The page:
One of the most important means of usefulness of each School will, of course, be its Library. It would be unfortunate should either School be compelled to duplicate, in any large measure, the works contained in the Library of the other. The Library of the American School now contains about fifteen hundred volumes carefully selected for its object; and it regularly receives most of the important journals of Archaeology and Philology. [The manuscript leaves the number of volumes blank. It is given here as fifteen hundred from the Fourth Annual Report (1884–1885), p. 25.] It is increased annually by means of an appropriation usually of one thousand dollars. The Committee of the American School hope to be able to proceed before long with the erection of a building for its permanent occupancy. They have learned that you have prepared a’ plan, or plans, for a building for the British School. It seems to them that it would be desirable that the two buildings should stand, if possible, near each other, and that it would be well to consider whether it would not be also desirable to erect at joint expense, and in joint ownership a building for a common library, reading-room, and lecture hall. The American Committee would be glad to place the library of the American School at the service of the members of the British School. Should this suggestion seem worthy of adoption to the Committee of the British School, it would probably lead to some modification of the plans for building. May I beg you to take this matter into consideration, and to lay the subject before your Committee?
The reply from the British Committee was most cordial, but their building had already progressed so far that “the plan of a library wing in common was no longer feasible.”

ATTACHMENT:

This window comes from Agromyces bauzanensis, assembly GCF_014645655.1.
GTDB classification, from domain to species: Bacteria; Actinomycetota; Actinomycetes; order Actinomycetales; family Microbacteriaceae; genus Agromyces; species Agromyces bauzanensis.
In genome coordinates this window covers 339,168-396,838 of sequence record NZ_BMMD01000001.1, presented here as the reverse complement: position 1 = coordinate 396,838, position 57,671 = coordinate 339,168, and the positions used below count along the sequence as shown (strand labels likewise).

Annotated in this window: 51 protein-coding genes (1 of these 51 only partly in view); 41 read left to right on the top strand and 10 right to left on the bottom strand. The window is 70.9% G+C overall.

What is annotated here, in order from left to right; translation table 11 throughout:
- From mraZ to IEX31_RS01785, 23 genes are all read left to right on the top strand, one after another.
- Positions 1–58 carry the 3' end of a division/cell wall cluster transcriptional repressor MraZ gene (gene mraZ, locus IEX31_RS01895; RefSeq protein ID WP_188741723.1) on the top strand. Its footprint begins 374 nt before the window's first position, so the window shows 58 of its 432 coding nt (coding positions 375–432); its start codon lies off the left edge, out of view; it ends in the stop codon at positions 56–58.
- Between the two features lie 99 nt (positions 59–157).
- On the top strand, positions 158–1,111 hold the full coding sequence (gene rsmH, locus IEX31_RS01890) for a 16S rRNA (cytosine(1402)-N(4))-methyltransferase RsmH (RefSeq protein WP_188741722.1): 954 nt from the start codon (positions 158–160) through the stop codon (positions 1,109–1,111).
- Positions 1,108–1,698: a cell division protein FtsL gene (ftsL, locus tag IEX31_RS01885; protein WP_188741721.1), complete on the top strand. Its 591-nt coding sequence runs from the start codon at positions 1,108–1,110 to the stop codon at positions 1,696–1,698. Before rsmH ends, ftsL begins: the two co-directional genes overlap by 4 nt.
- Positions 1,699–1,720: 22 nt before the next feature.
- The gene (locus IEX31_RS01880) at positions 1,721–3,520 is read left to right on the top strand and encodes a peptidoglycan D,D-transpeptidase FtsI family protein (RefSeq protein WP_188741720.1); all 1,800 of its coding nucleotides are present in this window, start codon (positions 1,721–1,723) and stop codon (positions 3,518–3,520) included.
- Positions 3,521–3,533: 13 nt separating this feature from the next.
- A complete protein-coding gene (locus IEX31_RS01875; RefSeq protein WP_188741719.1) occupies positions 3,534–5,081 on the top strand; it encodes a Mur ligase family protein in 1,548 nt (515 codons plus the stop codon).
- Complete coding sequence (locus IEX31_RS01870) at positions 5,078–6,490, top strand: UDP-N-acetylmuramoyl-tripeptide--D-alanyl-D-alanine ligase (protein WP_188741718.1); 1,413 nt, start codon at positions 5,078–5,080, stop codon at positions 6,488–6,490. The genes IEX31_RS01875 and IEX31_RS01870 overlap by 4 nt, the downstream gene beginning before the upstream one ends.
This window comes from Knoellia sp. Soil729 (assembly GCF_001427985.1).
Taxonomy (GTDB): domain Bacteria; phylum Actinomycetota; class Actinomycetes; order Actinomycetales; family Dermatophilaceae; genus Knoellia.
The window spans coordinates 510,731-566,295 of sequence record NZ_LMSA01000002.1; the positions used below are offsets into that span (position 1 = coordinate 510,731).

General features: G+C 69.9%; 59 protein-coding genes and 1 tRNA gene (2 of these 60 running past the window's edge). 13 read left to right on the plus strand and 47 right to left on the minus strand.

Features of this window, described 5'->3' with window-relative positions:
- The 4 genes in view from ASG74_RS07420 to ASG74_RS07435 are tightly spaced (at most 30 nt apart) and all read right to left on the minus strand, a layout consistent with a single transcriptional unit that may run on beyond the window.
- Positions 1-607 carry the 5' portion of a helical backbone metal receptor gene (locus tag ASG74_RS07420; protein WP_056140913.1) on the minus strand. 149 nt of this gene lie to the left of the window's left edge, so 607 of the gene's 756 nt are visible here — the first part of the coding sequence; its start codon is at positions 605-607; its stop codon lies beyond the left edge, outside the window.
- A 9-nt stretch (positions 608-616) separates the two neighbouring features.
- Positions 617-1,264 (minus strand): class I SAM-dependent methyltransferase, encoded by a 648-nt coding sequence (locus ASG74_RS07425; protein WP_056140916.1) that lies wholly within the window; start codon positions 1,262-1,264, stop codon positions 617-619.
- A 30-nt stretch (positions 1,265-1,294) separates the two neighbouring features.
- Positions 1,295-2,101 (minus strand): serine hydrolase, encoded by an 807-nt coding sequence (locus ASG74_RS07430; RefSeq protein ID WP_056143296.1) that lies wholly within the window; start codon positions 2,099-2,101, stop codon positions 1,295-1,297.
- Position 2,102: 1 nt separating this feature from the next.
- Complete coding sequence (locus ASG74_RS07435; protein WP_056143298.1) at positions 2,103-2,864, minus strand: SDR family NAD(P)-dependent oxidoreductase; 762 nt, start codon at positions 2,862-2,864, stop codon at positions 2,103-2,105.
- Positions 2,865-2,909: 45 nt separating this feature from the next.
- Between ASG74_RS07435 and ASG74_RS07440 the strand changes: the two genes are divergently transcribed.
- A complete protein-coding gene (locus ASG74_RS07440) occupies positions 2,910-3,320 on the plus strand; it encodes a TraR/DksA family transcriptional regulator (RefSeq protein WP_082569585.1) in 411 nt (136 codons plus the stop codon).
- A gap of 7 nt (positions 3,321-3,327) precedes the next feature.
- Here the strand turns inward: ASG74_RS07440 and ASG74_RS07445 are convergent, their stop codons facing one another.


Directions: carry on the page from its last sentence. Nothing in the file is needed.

The desirability of avoiding duplication of expensive books was recognized, and steps were taken to avoid such unnecessary outlay. This policy of friendly cooperation has meant much to the students of the American School, who have always had access to the British School Library. They have also been allowed to draw books from the British School Library, whereas that privilege has usually been denied them in their own.
The relations of the two schools became later a subject of exalted international interest. The German Emperor, Friedrich Wilhelm, suggested to the Prince of Wales (Edward VII) that cooperation between these two educational institutions was most desirable. Edward, on February 21, 1895, sent for Charles Waldstein, of Cambridge University, who had been Director of the American School from 1888 to 1892 and was then serving the School as Professor of Art. The Prince told Waldstein that he proposed to take steps during the following summer to support the British School, that the Emperor had suggested to him cooperation between the schools, that he thought highly of the idea and desired to know what Waldstein (and presumably the American Committee) would think of it. Waldstein quotes the Prince as saying, “As in our churches, charitable institutions, etc., American and English interests have combined in such places as Rome and Athens, why should there not be a union, federation or confederation of the two schools at Athens? The buildings adjoin; the grounds are the same.”
No action on this imperial and royal suggestion was taken, and the only union of the schools ever achieved was the close and cordial informal cooperation that has always prevailed and the “international tennis court” that lies partly on American and partly on British grounds.
Almost from the beginning it was recognized that the School could not flourish under the care of successive annual directors.
On his return from Athens, Goodwin at the first meeting he attended (November, 1883) pointed out that the “Annual Director was compelled to leave Athens just as he was gaining local knowledge indispensable for carrying on the School to the best advantage—but which he could not, of course, leave to his successor.” The only result of this recommendation at the time was the appointment of a committee to consider raising an endowment to make possible the employment of a permanent director. This committee took no constructive action.